The woman who struck and killed a 5-year-old girl and her grandmother in a Timonium crash last year was sentenced Monday to 10 years in prison.
The woman who struck and killed a 5-year-old girl and her grandmother in a Timonium crash last year was sentenced Monday to serve 10 years in prison.
Callie Noble Schwarzman, 23, pleaded guilty in September to two counts of automobile manslaughter in the deaths of 5-year-old Delaney Gaddis and 60-year-old Deborah Limmer.
In addition to the 10-year sentence she imposed, Baltimore County Circuit Court Judge Nancy Purpura ordered Schwarzman to comply with substance abuse and mental health treatment, and have “absolutely no” contact with the family of the victims. Purpura also sentenced Schwarzman to five years of supervised probation upon release.
During the sentencing, Purpura said this case was one of the most “tragic cases” she has seen in her career as a lawyer and judge. Speaking to Delaney and Limmer’s family, Purpura choked up as she said it was “obvious” how much the family cared for the victims. Purpura said she hopes that, in time, the family will be able to find some comfort.
In court, prosecutors said Schwarzman’s blood contained no alcohol, but did contain clonazepam, a sedative; methadone, a narcotic; and THC, a compound found in marijuana, at the time of the crash. Those drugs may have had an additive effect, prosecutors said, and may have played a role in the crash.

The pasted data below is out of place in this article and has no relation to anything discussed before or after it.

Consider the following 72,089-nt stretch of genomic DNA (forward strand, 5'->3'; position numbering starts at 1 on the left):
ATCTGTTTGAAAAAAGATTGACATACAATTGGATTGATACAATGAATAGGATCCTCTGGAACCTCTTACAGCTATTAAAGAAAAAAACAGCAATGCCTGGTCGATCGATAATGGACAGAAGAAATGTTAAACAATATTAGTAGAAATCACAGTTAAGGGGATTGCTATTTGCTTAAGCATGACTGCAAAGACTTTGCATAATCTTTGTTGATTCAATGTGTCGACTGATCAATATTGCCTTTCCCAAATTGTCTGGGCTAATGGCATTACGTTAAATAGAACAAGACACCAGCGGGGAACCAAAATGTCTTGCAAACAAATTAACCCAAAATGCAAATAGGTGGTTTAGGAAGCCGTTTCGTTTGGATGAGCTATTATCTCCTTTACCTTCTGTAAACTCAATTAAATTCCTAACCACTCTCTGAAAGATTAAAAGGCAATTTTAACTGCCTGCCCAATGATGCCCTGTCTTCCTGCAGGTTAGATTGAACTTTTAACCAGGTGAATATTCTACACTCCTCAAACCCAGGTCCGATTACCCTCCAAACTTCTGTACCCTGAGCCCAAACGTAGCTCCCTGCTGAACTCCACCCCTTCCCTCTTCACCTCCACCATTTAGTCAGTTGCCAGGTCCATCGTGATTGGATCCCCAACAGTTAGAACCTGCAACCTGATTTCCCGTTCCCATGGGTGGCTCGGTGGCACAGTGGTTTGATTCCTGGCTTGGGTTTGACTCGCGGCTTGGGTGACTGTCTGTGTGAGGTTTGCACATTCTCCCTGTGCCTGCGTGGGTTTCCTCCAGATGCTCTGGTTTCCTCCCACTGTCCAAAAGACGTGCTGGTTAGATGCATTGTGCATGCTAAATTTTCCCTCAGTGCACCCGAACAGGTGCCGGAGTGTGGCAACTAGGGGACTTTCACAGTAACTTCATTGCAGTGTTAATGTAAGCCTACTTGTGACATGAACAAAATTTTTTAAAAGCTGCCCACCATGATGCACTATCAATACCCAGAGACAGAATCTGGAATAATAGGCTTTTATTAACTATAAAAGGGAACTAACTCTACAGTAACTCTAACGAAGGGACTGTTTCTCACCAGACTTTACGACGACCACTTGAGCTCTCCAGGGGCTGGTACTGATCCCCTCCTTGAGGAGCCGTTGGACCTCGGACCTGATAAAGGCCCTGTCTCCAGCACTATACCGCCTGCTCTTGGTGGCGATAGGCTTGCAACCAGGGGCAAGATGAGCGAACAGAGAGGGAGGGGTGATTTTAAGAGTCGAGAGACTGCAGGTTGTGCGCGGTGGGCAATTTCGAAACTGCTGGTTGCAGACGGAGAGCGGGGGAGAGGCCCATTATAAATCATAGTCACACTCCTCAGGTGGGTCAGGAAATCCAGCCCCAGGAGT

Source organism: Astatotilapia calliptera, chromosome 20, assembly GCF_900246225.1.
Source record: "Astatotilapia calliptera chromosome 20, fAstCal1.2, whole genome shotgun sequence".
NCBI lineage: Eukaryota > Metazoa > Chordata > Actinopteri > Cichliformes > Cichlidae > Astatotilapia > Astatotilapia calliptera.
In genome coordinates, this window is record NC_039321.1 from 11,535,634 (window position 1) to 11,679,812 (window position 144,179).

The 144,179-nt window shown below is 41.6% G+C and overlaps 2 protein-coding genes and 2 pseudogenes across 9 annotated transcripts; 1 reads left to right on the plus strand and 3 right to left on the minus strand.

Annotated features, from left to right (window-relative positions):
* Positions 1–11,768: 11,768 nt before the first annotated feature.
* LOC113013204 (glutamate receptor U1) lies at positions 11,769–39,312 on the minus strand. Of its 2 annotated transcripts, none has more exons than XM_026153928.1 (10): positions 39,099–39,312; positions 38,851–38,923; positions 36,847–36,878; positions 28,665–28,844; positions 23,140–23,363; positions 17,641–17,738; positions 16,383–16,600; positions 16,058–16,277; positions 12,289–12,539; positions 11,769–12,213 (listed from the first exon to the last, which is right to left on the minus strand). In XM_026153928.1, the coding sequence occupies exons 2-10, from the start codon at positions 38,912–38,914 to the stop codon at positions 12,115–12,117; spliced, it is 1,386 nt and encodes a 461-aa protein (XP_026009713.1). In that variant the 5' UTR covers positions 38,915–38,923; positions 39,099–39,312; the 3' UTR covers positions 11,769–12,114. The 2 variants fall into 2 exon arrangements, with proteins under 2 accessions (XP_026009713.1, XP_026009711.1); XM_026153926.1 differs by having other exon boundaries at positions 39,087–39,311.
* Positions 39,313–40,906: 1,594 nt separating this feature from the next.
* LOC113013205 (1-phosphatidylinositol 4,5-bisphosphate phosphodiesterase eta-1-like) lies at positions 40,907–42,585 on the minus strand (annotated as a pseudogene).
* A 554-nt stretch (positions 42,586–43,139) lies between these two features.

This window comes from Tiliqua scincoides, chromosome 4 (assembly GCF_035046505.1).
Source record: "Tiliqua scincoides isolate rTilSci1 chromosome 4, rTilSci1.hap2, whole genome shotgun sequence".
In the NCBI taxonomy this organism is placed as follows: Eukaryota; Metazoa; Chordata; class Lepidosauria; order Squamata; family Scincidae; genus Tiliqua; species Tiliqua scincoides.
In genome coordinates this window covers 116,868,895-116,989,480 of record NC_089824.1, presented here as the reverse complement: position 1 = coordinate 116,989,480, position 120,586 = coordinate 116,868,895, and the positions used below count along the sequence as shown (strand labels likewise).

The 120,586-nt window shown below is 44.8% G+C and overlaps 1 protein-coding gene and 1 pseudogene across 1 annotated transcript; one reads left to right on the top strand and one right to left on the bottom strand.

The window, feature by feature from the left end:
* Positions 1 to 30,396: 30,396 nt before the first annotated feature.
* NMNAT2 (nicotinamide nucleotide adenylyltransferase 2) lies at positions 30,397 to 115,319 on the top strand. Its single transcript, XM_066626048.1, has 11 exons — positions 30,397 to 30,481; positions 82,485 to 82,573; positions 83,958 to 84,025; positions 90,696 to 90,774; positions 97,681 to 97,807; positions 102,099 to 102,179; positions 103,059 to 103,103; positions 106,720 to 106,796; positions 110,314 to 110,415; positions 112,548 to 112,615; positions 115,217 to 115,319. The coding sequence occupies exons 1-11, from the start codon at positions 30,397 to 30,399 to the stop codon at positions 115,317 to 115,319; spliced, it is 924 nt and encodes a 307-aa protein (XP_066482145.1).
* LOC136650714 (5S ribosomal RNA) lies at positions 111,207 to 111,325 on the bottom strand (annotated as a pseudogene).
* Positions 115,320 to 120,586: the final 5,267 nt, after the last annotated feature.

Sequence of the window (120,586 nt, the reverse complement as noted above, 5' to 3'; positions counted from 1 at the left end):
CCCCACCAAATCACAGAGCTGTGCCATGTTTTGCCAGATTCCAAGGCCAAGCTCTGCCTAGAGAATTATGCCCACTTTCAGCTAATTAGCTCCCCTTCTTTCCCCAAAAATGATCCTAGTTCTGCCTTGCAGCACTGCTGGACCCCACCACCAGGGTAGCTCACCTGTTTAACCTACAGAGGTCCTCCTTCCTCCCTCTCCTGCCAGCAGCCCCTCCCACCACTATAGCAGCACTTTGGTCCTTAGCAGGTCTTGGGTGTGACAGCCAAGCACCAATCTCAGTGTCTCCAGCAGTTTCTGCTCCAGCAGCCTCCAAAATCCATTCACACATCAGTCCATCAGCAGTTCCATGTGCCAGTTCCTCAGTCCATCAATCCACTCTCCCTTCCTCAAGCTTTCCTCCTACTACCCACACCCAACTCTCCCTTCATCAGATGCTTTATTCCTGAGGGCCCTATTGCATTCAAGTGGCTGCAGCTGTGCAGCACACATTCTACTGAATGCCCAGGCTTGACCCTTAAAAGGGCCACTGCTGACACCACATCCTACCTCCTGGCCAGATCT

Prosecutors said Schwarzman was driving 44 mph in an area with a 25 mph speed limit.
“We all have a duty to each other when we drive on our roads,” Baltimore County State’s Attorney Scott Shellenberger said.
He called Schwarzman’s irresponsibility “immeasurable.”
Sentencing guidelines called for three to 14 years on each count, officials said during court proceedings. Schwarzman was sentenced to 10 years incarceration on both counts to be served consecutively, meaning she was facing 20 years in prison. However, five years of each count were suspended, giving her 10 years in prison.
During the hearing, Schwarzman’s defense attorney Patrick Preller outlined several ways his client has worked to improve herself since being incarcerated, including looking into continuing education at community college and taking mental health and substance abuse awareness classes.
Preller said repeatedly that he was not making excuses, and that Schwarzman was taking full responsibility for what happened. Rather, Preller said, he wanted to explain the circumstances, including that Girdwood Road, where the collision occurred, was a dangerous area, that the power steering in Schwarzman’s SUV had failed and that the ground was wet at the time of the crash.
He also said Schwarzman has a history of trauma and mental health disorders.
Schwarzman, given the opportunity to speak for herself in court, talked quickly and through tears, saying she thinks about the accident all the time. She said she is committed to working to improve herself and become a better person. She said there are “no words” to describe how she felt and that she feels an “incredibly heavy weight.”